Racers weather course at Cup championship
KEYSTONE – These riders looked like their sweat turned into fudge, but what covered their bodies and faces wasn’t anything sweet. As one competitor crossed the finish line Saturday at the Mountain States Cup cross country finals at Keystone, she simply muttered, “Yuck.”
A series of steady downpours mixed with hail turned the course into a mud pit, which the riders wore on their teeth to the finish line (which floated away midway through the race).
Even when Vail’s Jay Henry claimed the regional and state cross country championships, the mud covered his face like a set of terrible lesions.
Henry, during the four, 8-mile laps, picked up speed with each and dominated after the sun made its inaugural appearance.
“That’s really when I warmed up,” said Henry, who won the Ultra 100 mile bike race in Beaver Creek last weekend. “A two hour race doesn’t seem very long now. A two hour climb doesn’t even feel that long.”
Henry won with a time of 2 hours, 14 minutes and 42 seconds. Women’s pro winner, Jennifer Smith of Gunnison, won her race (on a different course) in 1:58:32.
As organizer Thane Wright watched the finish line, he had to appreciate the effort. A few weeks earlier, Wright spent a night battling rain and mud while winning the Montezuma’s Revenge 24 hour race.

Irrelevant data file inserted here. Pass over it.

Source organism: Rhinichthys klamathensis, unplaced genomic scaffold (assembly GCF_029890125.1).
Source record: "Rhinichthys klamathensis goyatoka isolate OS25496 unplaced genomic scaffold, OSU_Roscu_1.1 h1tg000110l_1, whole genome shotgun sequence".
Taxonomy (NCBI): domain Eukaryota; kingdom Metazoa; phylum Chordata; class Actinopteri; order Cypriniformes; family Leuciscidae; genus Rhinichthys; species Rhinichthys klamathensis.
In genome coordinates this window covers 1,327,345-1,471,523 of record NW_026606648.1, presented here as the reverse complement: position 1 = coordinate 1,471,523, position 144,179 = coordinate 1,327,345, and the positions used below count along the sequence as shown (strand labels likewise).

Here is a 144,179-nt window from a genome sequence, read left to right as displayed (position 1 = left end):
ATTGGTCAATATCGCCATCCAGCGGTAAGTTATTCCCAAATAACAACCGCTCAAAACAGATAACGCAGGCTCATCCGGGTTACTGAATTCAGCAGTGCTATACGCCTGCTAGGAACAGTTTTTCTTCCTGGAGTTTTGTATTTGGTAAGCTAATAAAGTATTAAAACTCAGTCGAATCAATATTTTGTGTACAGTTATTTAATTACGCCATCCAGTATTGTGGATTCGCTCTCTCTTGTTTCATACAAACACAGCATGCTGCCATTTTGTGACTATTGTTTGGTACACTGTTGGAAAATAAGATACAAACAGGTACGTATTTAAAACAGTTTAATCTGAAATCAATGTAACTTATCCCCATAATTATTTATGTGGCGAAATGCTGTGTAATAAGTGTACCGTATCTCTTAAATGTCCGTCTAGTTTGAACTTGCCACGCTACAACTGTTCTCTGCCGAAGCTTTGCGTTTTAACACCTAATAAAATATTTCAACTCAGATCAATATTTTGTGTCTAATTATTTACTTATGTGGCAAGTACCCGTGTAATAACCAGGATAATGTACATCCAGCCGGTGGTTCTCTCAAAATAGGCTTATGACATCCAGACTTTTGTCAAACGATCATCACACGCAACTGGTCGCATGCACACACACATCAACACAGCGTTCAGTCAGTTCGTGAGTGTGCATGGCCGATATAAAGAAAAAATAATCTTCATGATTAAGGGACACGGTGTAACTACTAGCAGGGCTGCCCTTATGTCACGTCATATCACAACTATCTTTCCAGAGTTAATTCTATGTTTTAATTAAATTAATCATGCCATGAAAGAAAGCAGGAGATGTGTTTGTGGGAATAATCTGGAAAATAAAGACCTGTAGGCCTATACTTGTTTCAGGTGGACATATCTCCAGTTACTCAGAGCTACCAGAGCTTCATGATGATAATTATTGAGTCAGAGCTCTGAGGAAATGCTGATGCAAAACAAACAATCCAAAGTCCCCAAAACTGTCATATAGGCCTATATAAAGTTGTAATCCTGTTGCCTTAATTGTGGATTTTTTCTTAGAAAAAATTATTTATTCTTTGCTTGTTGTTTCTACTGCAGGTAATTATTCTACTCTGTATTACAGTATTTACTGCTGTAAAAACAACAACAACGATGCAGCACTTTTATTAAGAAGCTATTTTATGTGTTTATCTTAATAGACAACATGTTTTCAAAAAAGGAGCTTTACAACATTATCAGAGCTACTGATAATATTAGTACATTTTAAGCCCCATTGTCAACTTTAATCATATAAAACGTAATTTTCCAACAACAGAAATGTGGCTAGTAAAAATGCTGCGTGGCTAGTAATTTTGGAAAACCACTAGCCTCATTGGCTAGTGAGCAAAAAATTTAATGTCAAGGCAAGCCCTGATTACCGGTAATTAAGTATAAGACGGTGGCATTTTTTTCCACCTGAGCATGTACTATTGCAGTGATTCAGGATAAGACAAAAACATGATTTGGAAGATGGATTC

“This was one for the record books,” Wright said. “These riders are going to be saying, “Remember when the heavens opened up?'”
The finals, a part of the Snake River Fat Tire festival running through Monday, started in relative normalcy. Cloud cover provided cool temperatures to the early sport and beginner riders but, as the morning progressed, the mercury downsized more than K-Mart.
“Crazy. Really crazy,” said Henry Noerdlinger of Denver. “Your hands just froze out there. You couldn’t feel the handlebars. The finish line was a wonderful thing.”
Mike Kappelmann of Colorado Springs got the worst of the elements.
On the slick bridge near the finish line, Kappelmann fell off his bike.
“It was slicker than snot,” Kappelmann said. “I went down and went, “boom.’ I was lucky my bike didn’t go sliding off the bridge.”
Another difficulty for riders was visibility. The mud splattered off the front tires and coated their protective glasses.
If they took them off, the mud and hail flew into their eyes.
“It was just cold. Really cold,” said Katherine Zambrana of Steamboat Springs. “I was down at the 100 mile race in Durango last week. I was out there for 12 hours. I was just happy I didn’t have to be out there that long.”
Still, many locals faired well.
Annie Black won the sport women 40-plus category; James Lindenblatt finished second in the sport men 25-29; Jim Scheifley placed third in the sport men 50-plus; Thomas Hoffman finished third in the sport men 30-34 and Rebecca Hodgetts finished second in the expert women 30-39.
The event continues today in Keystone with the mountain cross finals at 3 p.m. Monday, the downhill finals begin at 10 a.m.
Ryan Slabaugh can be reached at (970) 668-3998, ext .257, or at email@example.com.
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